Powder River Examiner -

Moorhead: A Divided Montana Loses

Series: Red Shale Reflections | Story 22

February 2, 2023

Pictured above is an artist's rendering of what the Moorhead Dam may have looked like had it been built. The view is looking generally south, with the main valley of the Powder River stretching off on the upper right of the photo. Photo courtesy of the Definitive Plan Report (Volume I) Moorhead Unit – Montana, by the Bureau of Reclamation.

In two previous columns, I described the unsuccessful effort to build a dam on the Powder River three miles south of Moorhead during the 1940s. My first column outlined the general history of the project as the Reclamation Bureau prepared for the structure's construction. An initial congressional appropriation of $900,000 (in 1947) included the creation of a base camp for engineers and workers. My second column described how the opposition, based primarily in Wyoming, organized themselves and utilized the political power of Senator John C. O'Mahoney to scuttle the project. Key to this opposition was the actions of the Kendrick Cattle Company and its President, Manville Kendrick. This third column will detail how division among Montana interests prevented the creation of a united effort necessary to counter, if not overcome, Wyoming's opposition to the Moorhead Dam.

Support for Moorhead north of the Wyoming border was relatively easy to find. Early advocates like Broadus Mayor Ashton Jones testified before several congressional committees. Broadus resident A.O. Pemberton organized "Ranchers for Moorhead" and constantly communicated with Montana's congressional delegation regarding the project. Economic development advocates such as the Chamber of Commerce in Broadus and Miles City publicly expressed support.

It is essential to understand that the initial purpose of the Moorhead Dam was flood control. Indeed, its initial $900,000 appropriation was part of an overall effort of the Truman Administration to reduce flooding across the entire Missouri River drainage. Broadus had been victimized by a catastrophic flood of the Powder River in 1923 and several more minor floods in other years. Dramatic flooding in Truman's home state of Missouri the previous year (1947) gave the Reclamation Bureau a great deal of political momentum during the first phase of the Moorhead debate. One of the opposition's most useful criticisms painted the Reclamation Bureau as a bunch of undemocratic idealists hell-bent on constructing their engineering ambitions over the local populace. Wyoming's unity and political heft in opposition were initially deployed to counter the Reclamation Bureau's bureaucratic momentum. The commissioner of the Bureau later recalled:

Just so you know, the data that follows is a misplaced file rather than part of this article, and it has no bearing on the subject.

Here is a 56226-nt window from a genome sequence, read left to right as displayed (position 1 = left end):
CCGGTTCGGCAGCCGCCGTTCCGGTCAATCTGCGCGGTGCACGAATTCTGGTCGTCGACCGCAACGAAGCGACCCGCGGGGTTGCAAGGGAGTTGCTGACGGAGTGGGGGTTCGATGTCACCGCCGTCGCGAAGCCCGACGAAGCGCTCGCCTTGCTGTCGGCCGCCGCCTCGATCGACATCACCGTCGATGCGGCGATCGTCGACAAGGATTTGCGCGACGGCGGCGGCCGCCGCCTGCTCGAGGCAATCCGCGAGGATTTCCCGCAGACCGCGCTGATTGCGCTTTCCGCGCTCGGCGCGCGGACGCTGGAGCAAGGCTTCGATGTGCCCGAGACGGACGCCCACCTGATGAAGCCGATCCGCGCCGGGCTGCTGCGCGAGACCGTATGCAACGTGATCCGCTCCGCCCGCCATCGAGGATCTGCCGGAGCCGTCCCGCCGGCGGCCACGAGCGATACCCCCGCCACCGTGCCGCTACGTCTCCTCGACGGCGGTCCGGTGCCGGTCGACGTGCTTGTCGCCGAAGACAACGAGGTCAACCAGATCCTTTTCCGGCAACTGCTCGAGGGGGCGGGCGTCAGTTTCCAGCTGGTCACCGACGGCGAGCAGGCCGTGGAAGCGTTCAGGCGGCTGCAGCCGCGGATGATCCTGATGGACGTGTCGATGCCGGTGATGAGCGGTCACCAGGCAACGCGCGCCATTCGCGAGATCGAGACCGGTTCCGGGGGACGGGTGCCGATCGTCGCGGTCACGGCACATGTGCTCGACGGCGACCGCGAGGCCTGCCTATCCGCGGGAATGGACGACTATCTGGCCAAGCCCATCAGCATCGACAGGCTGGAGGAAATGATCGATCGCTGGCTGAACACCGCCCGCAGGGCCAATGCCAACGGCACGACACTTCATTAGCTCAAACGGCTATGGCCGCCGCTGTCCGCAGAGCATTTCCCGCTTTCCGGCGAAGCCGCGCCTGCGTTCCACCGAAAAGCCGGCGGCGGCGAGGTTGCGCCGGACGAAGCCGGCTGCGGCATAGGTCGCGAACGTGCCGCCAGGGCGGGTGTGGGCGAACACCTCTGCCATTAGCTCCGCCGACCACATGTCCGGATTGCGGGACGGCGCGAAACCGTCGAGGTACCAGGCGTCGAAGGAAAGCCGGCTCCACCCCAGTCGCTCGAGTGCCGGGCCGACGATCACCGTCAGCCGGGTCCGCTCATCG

Wyoming citizens, including Manville Kendrick, present heir and head of the Kendrick Land and Cattle Company, founded by his father, the late United States Senator Kendrick of Wyoming, stormed into the senate appropriations committee when under my commissionership, a budget for the Moorhead construction was presented and blasted the project asserting it would flood their best Powder River Wyoming bottom lands for benefits only reaped downstream in Montana.

Fascinated listeners included Senator Joseph O'Mahoney of Wyoming, then acting chairman of the appropriation subcommittee. The senator came to Washington originally as a protege of the late Senator Kendrick, labored in Senator Kendrick's office, and naturally is not indifferent to Wyoming and Ken-drick views.

Wyoming's disproportional political influence was successfully able to stall the Bureau's momentum. Dams and reservoirs, however, are not the product of a single year's effort. If Moorhead supporters could mount a similarly effective advocacy effort, it was thought, the project conceivably could still move forward.

To facilitate such advocacy, the Reclamation Bureau made the fateful decision to make significant changes to the Moorhead project. It tripled its requested budget, and what was a 300,000-acre-feet structure built for flood control suddenly became a 1,100,000-acre-feet irrigation dam costing over 20 million dollars. Adding irrigation to the dam's function tripled the reservoir's size, as this change was deemed necessary to provide water to potential customers above and below the dam site. This new proposal quickly backfired by creating significant and vocal opposition along the Powder River in Montana. Specifically, many Powder River residents balked at creating an irrigation district limiting them to 180 acres, considerably less than many of their existing ranches.

Moorhead advocates claimed that they could get the 180-acre limit waived, but the damage had been done. Further analysis showed that the vast majority of the irrigation would benefit Montana, which only intensified Wyoming's opposition. The Reclamation Bureau's credibility was now openly questioned, weakening the pro-Moorhead ability to convince fence-sitters about the viability of such a controversial project.